Smalls Creek White Gum

“Tight access. Tight timings. Fantastic outcome.”

Client

Hills Shire Council

Completed

2016

State

NSW

Scope of Work

Deliver, Detail, Develop, Discover

Pillar

Access

Executive Summary

Hills Shire Council wanted to improve community access through local bushland at Kellyville North in Sydney’s north-west. Following an open tender, Fleetwood was appointed as the lead contractor to deliver concrete approach paths and a new cable-stayed pedestrian and cycling bridge across Smalls Creek, based on our Stirling™ bridge system. With busy Wellgate Avenue and a major residential area immediately to the west and local bushland to the east, the project required clever design, careful planning and ongoing community consultation. From award to completion we had just nine months to make it all happen. And we did.

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Fleetwood Involvement

The project began with Hills Shire Council presenting their initial concept design and budget as part of an open tender process. We quickly identified our cable-stayed Stirling™ bridge design as a great match for the brief and presented 3D drawings for a solution that could be delivered both on time and budget. Shortly after we were appointed as the principal contractor and used our DesignExecute2™ delivery model to manage every stage from start to finish. This included providing complete structural engineering services, detailed shop drawings, off-site fabrication and pre-assembly (to minimise community disruptions on site), installation of the footings and approaches, and then final installation of the bridge itself.

More Project Information

1

Hills Shire Council wanted their new bridge to feature a cable-stayed construction. It was also imperative for it to be delivered, within budget, to the AS5100 standard. As one of the most stringent design criteria for bridges in Australia, this required meticulous planning and skilled engineering using our Stirling™ bridge system as the core design platform.

2

The site was heavily constrained by the tight residential area on one side and dense bushland on the other. Most access was undertaken from Wellgate Avenue on the residential side, however it was essential to minimise impact to the local residents. All work had to be carefully scheduled around the residents, especially with regard to road closures when delivering the bridge sections and craning them into position. There was also added time pressure as Council wanted the new bridge opened within the current financial year – leaving us nine months from award to completion.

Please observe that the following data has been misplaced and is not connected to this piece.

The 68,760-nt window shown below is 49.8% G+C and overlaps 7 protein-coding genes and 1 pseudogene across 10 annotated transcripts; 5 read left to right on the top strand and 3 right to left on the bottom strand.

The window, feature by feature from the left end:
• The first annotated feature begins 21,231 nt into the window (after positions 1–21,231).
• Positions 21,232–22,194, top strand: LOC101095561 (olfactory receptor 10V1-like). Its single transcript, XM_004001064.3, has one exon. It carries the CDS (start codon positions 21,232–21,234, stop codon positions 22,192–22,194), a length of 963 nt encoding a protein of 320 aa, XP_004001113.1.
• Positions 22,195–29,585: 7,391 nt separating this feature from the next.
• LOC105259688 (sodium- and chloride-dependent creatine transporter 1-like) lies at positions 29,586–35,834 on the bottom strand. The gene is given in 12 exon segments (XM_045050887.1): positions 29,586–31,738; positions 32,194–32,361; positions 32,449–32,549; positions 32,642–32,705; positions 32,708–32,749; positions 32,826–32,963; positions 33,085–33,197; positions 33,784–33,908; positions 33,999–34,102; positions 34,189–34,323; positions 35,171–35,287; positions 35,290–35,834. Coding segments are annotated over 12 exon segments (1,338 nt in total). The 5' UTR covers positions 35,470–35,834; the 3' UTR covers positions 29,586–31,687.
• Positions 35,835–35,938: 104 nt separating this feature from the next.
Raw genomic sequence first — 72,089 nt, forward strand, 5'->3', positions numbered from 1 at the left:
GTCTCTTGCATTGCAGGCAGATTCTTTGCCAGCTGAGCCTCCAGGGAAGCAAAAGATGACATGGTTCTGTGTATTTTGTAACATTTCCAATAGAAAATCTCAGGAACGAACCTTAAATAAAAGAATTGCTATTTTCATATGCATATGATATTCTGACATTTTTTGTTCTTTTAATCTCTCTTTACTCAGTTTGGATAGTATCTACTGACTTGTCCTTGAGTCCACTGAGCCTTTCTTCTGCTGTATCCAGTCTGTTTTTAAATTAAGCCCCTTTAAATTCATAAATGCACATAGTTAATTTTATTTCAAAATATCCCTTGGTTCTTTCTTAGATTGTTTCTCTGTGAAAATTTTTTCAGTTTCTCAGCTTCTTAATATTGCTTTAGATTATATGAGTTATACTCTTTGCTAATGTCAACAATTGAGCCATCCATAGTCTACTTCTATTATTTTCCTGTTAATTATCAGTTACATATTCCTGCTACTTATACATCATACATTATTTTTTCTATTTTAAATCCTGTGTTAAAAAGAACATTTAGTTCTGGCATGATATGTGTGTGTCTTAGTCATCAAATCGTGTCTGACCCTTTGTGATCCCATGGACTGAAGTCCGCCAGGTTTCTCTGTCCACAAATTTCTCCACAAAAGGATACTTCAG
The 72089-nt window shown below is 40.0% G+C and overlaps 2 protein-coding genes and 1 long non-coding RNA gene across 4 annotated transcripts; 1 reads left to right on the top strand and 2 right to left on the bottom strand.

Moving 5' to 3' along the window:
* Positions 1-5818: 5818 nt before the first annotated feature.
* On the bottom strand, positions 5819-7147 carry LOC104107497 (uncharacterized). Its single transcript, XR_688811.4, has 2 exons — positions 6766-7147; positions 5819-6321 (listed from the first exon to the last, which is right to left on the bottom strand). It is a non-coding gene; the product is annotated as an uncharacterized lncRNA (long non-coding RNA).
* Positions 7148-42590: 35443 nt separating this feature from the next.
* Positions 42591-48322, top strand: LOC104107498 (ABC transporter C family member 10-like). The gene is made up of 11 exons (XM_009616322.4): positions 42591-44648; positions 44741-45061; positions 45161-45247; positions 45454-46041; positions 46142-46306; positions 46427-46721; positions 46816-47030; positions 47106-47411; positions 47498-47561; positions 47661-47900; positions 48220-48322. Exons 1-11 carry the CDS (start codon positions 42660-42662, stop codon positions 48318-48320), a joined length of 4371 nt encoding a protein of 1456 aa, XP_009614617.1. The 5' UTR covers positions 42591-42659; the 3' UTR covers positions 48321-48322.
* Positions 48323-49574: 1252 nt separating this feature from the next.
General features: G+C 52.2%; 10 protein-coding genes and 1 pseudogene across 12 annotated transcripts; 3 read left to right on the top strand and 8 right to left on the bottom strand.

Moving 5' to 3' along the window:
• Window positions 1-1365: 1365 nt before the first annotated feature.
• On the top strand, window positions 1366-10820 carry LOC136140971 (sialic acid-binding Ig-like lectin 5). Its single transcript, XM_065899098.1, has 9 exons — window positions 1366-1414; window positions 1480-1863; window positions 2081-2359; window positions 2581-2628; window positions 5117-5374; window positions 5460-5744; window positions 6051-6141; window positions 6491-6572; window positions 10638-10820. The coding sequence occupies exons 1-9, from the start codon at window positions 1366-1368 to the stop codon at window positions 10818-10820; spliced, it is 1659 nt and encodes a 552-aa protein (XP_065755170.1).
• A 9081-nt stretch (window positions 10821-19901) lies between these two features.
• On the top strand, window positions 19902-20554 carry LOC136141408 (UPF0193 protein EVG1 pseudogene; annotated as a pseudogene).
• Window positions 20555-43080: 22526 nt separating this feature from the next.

3

Given the project’s considerable time pressure, we decided to install a live camera on site to allow Council to see exactly how their project was progressing, 24/7, without physically going on site. This also provided us with a valuable record of how the works were carried out for reference on future projects. From a structural perspective, the excavation of the bridge’s footings needed to be kept out of the Smalls Creek exclusion zone, requiring an innovative design approach to the location of the footings.

4

  • Stirling™ cable-stayed pedestrian and cycling bridge
  • Concrete approaches
  • Main bridge support frame was painted orange to reflect the Council’s existing colour palette
5

  • Hot dip galvanising
  • Mild steel
  • Non marine grade paint system
  • FRP minimesh
  • Concrete
  • Concrete footings
6

  • Stirling™ bridge
7

The site’s location presented a number of added safety considerations. To the east we needed to be ever-vigilant of the busy traffic along Wellgate Avenue. Crews were also alert to the risks of the local bushland and waterway, including snakes, insects and unstable footing.

8

To protect the local habitat – both during and after construction – the bridge footings were strictly kept outside of an exclusive zone established on either side of Smalls Creek. Fibre reinforced plastic (FRP) decking was chosen for the new bridge as its highly durable structure would require virtually no ongoing maintenance.

9

The new bridge is part of a wider community masterplan for a continuous cycling route in the Hills District that extends from Castle Hill to Rouse Hill. By filling a critical access link across Smalls Creek, its now easier and safer for local residents to get outside and stay active. This is even more important given a significant increase in high-rise development within the Hills District in recent years.

10

Hill Shire Council ran a series of community engagement initiatives before and during the project. Fleetwood also liaised directly with local residents advising them of potential disruptions during the excavation and installation stages.

11

The new bridge is an important community access link. It removes the previous geographic barriers for locals, encouraging them to get outdoors and enjoy more of their own backyard, on foot or bike. With its distinct orange colour scheme set against the natural bushland backdrop, the bridge has also quickly become a very recognisable local landmark and popular meeting spot.

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